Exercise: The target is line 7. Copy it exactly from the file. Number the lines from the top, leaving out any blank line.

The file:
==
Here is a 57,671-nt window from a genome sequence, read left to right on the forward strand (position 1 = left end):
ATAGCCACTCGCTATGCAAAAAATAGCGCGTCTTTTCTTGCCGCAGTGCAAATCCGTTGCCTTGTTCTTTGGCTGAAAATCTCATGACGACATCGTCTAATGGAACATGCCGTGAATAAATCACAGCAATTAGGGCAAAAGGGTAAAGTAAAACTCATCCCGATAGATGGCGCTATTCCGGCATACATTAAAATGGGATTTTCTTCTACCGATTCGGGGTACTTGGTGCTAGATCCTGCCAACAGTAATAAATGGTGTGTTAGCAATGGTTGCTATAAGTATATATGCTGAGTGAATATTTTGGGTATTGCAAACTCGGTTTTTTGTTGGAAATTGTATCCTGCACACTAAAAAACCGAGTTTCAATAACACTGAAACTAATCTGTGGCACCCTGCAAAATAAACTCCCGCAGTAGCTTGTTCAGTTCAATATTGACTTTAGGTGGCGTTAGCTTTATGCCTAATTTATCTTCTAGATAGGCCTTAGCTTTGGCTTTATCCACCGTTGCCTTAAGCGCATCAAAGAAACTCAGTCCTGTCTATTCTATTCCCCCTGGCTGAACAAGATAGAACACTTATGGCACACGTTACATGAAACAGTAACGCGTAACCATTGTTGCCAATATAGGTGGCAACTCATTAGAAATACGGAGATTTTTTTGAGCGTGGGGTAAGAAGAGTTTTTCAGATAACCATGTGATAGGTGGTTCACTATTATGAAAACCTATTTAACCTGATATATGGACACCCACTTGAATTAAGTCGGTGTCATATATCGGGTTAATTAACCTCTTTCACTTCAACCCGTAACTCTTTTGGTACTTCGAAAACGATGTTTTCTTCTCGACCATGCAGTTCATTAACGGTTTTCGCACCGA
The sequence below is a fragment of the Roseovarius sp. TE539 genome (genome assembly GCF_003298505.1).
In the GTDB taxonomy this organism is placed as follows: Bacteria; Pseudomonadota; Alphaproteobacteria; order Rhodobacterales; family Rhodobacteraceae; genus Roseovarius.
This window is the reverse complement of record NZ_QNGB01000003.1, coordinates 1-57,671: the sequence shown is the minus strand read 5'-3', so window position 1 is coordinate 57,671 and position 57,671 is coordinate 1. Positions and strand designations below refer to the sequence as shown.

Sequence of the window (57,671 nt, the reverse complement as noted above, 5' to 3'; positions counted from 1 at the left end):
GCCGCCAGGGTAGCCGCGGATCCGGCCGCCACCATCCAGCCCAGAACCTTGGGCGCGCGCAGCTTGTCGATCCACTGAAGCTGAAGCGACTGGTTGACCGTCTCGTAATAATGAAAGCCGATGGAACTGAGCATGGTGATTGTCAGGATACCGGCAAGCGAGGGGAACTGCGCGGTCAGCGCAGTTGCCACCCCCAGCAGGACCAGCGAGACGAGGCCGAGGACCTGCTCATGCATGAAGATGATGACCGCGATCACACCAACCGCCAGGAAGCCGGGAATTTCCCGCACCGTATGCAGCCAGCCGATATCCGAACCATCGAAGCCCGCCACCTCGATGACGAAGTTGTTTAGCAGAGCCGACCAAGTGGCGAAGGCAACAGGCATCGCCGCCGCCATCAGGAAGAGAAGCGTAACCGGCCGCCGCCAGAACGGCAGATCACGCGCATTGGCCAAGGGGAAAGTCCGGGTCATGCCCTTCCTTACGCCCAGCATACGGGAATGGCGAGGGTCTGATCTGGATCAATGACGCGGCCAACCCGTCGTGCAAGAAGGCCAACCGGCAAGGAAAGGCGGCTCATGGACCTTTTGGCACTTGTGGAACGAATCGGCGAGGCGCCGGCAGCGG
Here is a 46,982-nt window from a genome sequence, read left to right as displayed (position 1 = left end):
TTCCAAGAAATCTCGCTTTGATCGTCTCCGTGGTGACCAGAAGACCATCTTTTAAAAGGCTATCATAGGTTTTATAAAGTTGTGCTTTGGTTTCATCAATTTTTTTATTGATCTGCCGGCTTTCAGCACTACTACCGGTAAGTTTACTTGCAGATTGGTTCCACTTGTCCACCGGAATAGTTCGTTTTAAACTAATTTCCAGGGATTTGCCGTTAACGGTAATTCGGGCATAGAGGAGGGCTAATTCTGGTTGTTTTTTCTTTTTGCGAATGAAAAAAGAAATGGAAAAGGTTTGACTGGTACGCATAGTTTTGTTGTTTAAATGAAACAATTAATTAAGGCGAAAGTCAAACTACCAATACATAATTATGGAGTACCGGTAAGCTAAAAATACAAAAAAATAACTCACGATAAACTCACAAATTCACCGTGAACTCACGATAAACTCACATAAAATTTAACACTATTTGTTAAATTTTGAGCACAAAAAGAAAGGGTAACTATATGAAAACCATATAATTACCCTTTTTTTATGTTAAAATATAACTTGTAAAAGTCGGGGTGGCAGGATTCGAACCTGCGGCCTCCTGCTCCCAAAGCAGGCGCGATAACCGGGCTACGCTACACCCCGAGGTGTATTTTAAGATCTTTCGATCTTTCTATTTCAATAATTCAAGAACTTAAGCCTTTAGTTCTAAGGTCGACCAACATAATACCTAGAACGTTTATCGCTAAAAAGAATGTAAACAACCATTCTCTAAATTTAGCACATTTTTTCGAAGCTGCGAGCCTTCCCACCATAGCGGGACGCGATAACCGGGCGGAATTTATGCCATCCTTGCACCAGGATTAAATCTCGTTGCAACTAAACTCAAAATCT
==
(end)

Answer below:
GCCGCCAGGGTAGCCGCGGATCCGGCCGCCACCATCCAGCCCAGAACCTTGGGCGCGCGCAGCTTGTCGATCCACTGAAGCTGAAGCGACTGGTTGACCGTCTCGTAATAATGAAAGCCGATGGAACTGAGCATGGTGATTGTCAGGATACCGGCAAGCGAGGGGAACTGCGCGGTCAGCGCAGTTGCCACCCCCAGCAGGACCAGCGAGACGAGGCCGAGGACCTGCTCATGCATGAAGATGATGACCGCGATCACACCAACCGCCAGGAAGCCGGGAATTTCCCGCACCGTATGCAGCCAGCCGATATCCGAACCATCGAAGCCCGCCACCTCGATGACGAAGTTGTTTAGCAGAGCCGACCAAGTGGCGAAGGCAACAGGCATCGCCGCCGCCATCAGGAAGAGAAGCGTAACCGGCCGCCGCCAGAACGGCAGATCACGCGCATTGGCCAAGGGGAAAGTCCGGGTCATGCCCTTCCTTACGCCCAGCATACGGGAATGGCGAGGGTCTGATCTGGATCAATGACGCGGCCAACCCGTCGTGCAAGAAGGCCAACCGGCAAGGAAAGGCGGCTCATGGACCTTTTGGCACTTGTGGAACGAATCGGCGAGGCGCCGGCAGCGG